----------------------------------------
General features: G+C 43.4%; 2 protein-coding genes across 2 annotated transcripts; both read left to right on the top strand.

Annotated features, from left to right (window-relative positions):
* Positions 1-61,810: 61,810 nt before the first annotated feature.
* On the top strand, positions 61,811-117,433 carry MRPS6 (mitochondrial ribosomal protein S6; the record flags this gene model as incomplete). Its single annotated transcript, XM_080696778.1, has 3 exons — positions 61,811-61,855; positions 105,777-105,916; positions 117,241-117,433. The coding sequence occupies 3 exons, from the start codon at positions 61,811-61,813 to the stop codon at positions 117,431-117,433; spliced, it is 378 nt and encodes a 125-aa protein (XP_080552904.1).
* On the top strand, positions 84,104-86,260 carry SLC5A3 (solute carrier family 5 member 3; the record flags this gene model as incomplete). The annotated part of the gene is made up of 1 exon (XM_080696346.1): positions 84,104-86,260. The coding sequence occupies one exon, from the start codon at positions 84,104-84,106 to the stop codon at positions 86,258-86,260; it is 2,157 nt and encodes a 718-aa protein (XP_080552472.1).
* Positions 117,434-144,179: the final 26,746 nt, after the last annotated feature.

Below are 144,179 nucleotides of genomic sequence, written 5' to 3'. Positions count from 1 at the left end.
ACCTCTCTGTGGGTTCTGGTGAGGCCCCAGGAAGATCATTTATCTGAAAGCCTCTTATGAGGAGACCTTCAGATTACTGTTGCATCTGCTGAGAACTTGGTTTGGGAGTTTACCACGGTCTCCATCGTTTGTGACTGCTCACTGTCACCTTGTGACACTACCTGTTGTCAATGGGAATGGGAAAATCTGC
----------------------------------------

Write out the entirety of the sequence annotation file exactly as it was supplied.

General features: G+C 43.4%; 2 protein-coding genes across 2 annotated transcripts; both read left to right on the top strand.

Annotated features, from left to right (window-relative positions):
* Positions 1-61,810: 61,810 nt before the first annotated feature.
* On the top strand, positions 61,811-117,433 carry MRPS6 (mitochondrial ribosomal protein S6; the record flags this gene model as incomplete). Its single annotated transcript, XM_080696778.1, has 3 exons — positions 61,811-61,855; positions 105,777-105,916; positions 117,241-117,433. The coding sequence occupies 3 exons, from the start codon at positions 61,811-61,813 to the stop codon at positions 117,431-117,433; spliced, it is 378 nt and encodes a 125-aa protein (XP_080552904.1).
* On the top strand, positions 84,104-86,260 carry SLC5A3 (solute carrier family 5 member 3; the record flags this gene model as incomplete). The annotated part of the gene is made up of 1 exon (XM_080696346.1): positions 84,104-86,260. The coding sequence occupies one exon, from the start codon at positions 84,104-84,106 to the stop codon at positions 86,258-86,260; it is 2,157 nt and encodes a 718-aa protein (XP_080552472.1).
* Positions 117,434-144,179: the final 26,746 nt, after the last annotated feature.

Below are 144,179 nucleotides of genomic sequence, written 5' to 3'. Positions count from 1 at the left end.
ACCTCTCTGTGGGTTCTGGTGAGGCCCCAGGAAGATCATTTATCTGAAAGCCTCTTATGAGGAGACCTTCAGATTACTGTTGCATCTGCTGAGAACTTGGTTTGGGAGTTTACCACGGTCTCCATCGTTTGTGACTGCTCACTGTCACCTTGTGACACTACCTGTTGTCAATGGGAATGGGAAAATCTGC